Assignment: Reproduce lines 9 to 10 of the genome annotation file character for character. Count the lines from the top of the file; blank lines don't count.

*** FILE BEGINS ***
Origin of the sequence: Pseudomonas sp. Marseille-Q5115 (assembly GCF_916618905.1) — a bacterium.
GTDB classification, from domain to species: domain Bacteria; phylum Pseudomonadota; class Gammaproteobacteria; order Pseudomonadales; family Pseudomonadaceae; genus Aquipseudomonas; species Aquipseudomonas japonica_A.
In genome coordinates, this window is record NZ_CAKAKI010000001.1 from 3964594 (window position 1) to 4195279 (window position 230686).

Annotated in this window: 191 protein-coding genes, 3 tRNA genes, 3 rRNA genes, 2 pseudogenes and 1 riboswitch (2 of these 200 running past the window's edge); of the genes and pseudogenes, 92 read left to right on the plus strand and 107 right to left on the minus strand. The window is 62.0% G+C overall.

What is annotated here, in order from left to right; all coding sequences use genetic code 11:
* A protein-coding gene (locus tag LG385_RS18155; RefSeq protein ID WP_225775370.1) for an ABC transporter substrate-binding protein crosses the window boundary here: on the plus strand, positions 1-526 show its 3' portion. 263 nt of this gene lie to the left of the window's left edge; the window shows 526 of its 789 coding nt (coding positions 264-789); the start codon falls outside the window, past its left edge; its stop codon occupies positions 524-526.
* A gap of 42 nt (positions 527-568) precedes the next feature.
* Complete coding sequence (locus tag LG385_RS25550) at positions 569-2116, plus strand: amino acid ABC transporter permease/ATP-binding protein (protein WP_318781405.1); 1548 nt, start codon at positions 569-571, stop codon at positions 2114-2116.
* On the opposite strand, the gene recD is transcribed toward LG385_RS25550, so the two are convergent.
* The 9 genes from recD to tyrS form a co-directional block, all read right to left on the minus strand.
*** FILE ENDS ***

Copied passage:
* On the opposite strand, the gene recD is transcribed toward LG385_RS25550, so the two are convergent.
* The 9 genes from recD to tyrS form a co-directional block, all read right to left on the minus strand.